I would assume I will just execute CREATE/SET SQL command as normal, and SQLite handles the rest, is this true?

Edited by XinLu

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Yes, this is what I don't understand. In my program, do I have to check to see if the database is being written (locked), or I don't have to care about this problem at all since SQLite will handle file locking automatically. The FAQ does not clear this part.

I would assume I will just execute CREATE/SET SQL command as normal, and SQLite handles the rest, is this true?

I believe so.

It is unclear with these two parts of what quoted:

... When any process wants to write, it must lock the entire database file for the duration of its update. But that normally only takes a few milliseconds. Other processes just wait on the writer to finish then continue about their business...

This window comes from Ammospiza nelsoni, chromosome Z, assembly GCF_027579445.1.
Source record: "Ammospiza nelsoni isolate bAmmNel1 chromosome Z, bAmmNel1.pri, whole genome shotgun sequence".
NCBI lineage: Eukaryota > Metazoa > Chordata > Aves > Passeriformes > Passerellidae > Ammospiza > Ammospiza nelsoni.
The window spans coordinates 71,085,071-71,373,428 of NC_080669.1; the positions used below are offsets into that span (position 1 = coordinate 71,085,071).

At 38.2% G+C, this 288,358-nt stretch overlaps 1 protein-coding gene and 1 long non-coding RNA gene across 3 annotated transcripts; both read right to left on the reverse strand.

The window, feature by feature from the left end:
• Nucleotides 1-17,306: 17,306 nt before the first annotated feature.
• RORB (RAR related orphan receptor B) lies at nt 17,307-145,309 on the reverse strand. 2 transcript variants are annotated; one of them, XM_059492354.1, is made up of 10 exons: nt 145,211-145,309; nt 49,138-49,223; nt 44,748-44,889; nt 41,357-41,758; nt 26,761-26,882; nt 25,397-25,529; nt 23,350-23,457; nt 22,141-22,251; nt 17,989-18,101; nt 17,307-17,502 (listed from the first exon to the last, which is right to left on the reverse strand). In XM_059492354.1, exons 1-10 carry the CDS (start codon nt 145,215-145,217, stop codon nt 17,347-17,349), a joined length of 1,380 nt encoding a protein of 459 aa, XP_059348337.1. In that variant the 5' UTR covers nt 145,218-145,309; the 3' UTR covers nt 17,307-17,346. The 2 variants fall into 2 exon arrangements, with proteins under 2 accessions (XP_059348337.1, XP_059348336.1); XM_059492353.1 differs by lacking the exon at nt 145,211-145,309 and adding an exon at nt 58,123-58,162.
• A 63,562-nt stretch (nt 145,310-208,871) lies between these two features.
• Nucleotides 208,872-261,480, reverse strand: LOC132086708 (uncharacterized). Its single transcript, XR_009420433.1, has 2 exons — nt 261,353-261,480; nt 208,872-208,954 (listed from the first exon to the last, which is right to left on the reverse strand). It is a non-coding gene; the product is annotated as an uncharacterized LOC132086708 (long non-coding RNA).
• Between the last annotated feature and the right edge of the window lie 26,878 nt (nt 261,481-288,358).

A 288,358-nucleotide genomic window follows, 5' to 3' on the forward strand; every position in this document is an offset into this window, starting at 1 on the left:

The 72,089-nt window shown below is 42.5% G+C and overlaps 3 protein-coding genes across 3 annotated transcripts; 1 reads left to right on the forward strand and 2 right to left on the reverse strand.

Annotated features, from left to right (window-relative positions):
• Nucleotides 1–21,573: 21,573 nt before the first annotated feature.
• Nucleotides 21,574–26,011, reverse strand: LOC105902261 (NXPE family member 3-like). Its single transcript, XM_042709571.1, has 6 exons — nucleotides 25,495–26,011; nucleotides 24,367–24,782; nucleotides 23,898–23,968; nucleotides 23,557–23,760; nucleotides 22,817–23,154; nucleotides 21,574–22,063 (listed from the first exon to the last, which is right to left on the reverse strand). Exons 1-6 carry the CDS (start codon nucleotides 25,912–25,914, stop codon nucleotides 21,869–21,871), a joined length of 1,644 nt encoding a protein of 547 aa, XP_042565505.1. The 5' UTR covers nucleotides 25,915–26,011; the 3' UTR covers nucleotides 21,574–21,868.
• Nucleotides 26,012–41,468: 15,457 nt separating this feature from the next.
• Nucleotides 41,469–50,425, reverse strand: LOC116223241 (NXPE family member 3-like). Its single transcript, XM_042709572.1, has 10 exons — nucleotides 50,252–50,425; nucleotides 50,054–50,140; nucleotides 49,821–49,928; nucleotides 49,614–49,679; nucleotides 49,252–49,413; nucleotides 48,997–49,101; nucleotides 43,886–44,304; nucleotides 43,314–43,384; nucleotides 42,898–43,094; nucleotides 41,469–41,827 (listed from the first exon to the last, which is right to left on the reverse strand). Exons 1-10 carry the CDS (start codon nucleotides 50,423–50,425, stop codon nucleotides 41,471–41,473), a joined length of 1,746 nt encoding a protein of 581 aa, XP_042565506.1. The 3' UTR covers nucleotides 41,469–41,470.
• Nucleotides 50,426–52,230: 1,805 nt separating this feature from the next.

... When SQLite tries to access a file that is locked by another process, the default behavior is to return SQLITE_BUSY...

So... what does SQLite do, wait/write/return as normal, or return SQLITE_BUSY and expect the app to detect that and try again? On my first read through of that, I thought that meant if you execute a query on an already open database, it will wait for the lock to clear and finish normally. But if you try to SQLite_Open a file that is locked by something else, then it will return SQLITE_BUSY. Reading it over again is only making me less sure.

Testing is called for. If/When I get a chance, I might try a hand at testing those conditions.

:)